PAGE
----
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The Intern
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2,410 Posts
Discussion Starter · #1 ·
I am in a mood to repaint my race bodywork. I have never done it before, and wonder if there are people on here that could give me a bunch of info on everything I would need to know to do this right. I have an extra tail section I will practice on.
The info I am talking about is:
Prep
paint types
gun types
prepping paint
prepping guns
spraying
spray process (how to spray, layers, time to wait, etc)
finishing paint (clear coat)
finishing paint process (anything else I missed)

So I am in need of a lot of info. Hope there is someone on here that could provide me with the info.
I am going to build a paint booth. Wont be a super pro one, but will have air cleaning system in it, etc.
have a compressor. Looking for guns now as well.

Thanks for any help in advance.
 

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Cracka' What!
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591 Posts
Are you going to repaint the R6? Looks pretty good right now. To bad you're not up in Dallas otherwise I would give you a hand.

For a track bike, rattle can is the way to go. It might not look as nice, but when you have to make a repair you don't have to set up (and clean up) all your paint gear for a touch-up.
 

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Cracka' What!
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591 Posts
You saw the R1. It came out pretty good for a can job.

Here is what it looked like when I picked it up:


Then to this:


A while later:


And Back to this (same bodywork - just repaired):


Even though this is a rattle-can job, I'm pretty handy with a "real" paint gun. I'm happy to walk you through the process, but just assume do it over the phone to save typing. Give me a call if you want, you have my cell #.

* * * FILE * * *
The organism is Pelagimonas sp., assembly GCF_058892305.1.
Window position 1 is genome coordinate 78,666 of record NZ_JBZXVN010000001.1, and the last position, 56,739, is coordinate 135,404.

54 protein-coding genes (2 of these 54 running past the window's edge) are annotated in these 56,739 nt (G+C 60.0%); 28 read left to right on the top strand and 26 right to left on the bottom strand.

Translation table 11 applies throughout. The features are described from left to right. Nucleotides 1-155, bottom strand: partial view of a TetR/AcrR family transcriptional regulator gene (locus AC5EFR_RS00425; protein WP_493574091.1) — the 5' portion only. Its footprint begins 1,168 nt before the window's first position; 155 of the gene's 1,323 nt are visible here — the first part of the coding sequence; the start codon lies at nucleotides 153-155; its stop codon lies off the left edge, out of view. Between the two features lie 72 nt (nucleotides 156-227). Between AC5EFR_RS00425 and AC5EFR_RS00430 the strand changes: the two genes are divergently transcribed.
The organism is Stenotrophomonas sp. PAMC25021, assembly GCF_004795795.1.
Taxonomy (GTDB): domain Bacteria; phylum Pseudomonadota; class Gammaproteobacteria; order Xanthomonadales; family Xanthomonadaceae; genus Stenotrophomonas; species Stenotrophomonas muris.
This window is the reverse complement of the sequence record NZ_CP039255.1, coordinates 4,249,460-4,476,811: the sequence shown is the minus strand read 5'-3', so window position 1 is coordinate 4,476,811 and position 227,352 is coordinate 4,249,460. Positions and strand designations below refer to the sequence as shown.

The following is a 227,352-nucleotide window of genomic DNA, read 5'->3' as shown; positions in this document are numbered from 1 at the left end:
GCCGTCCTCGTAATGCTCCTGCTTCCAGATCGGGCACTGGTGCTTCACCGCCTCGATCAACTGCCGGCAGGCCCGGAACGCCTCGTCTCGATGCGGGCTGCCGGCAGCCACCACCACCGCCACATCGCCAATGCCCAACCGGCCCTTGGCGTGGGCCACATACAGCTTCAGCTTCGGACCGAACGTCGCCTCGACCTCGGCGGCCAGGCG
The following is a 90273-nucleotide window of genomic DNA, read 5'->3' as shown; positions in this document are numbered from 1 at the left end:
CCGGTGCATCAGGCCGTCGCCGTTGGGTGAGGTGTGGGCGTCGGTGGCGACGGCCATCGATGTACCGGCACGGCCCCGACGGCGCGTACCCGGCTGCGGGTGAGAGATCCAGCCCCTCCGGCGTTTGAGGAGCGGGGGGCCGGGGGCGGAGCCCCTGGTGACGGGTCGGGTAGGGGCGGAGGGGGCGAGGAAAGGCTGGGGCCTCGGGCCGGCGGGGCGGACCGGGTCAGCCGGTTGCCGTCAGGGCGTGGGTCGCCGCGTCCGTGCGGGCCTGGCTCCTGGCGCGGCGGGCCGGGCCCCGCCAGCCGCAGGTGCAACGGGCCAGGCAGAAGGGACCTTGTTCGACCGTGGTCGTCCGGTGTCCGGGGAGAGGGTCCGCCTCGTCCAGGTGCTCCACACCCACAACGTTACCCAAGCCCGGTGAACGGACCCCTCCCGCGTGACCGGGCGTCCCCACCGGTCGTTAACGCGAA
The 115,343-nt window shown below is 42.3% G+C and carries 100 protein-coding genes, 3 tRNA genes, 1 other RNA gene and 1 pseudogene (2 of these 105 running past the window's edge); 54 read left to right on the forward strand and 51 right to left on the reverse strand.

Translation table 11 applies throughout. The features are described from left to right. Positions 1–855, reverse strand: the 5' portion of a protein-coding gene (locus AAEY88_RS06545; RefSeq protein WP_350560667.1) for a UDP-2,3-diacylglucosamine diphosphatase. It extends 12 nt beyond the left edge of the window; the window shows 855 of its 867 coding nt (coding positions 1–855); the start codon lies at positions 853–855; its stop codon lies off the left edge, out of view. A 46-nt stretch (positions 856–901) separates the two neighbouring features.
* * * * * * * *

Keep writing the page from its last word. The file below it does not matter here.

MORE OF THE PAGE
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99 R1 Track `Weapon`
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36 Posts
^ Nice to see another 1st gen in race trim. I wish I had a lot of knowledge on the subject as I did paint my own bike. A pal that paints did the mixing/painting and I did the prep. Though when you have everything set it's not bad at all. I just followed his intructions. We did the gun and auto paint, otherwise it would have been rattle can all the way.


 

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The Intern
Joined
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2,410 Posts
Discussion Starter · #5 ·
You saw the R1. It came out pretty good for a can job.

Here is what it looked like when I picked it up:


...


Even though this is a rattle-can job, I'm pretty handy with a "real" paint gun. I'm happy to walk you through the process, but just assume do it over the phone to save typing. Give me a call if you want, you have my cell #.

Yeah, I want to repaint since it has a few scratches and I will have a vacation coming up starting Dec 17 until new year.
So I thought, why not. I will be sanding and prepping the surface soon. Already doing it for the spare tail section.
As to the can job, it does look nice. I just have the itch to do this more for the sake of learning than necessity. Thinking of same paint scheme (red darker and more metallic and same for silver - more silver and more metallic).
Good to know you have some knowledge on this. may pick your brain. Tx.
 

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Cracka' What!
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591 Posts
Yeah, I want to repaint since it has a few scratches and I will have a vacation coming up starting Dec 17 until new year.
So I thought, why not. I will be sanding and prepping the surface soon. Already doing it for the spare tail section.
As to the can job, it does look nice. I just have the itch to do this more for the sake of learning than necessity. Thinking of same paint scheme (red darker and more metallic and same for silver - more silver and more metallic).
Good to know you have some knowledge on this. may pick your brain. Tx.
Sounds like a plan! The prep work is the most important thing! On fiberglass bodywork, be sure to use a high-build primer to help prevent print-through. Apply multiple coats and wetsand with a block where possible.

PPG is the best paint (unless you want crazy metal flake and candy), but you can also buy paint kits from duplicolor. They include Primer, Base, and Clear resonably priced. You can order it through autozone. If they have your colors that might be a good option. With a kit, you don't have to worry about compatability and the paint is already reduced and ready to shoot.

http://www.duplicolor.com/products/paintshop.html
 

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The Intern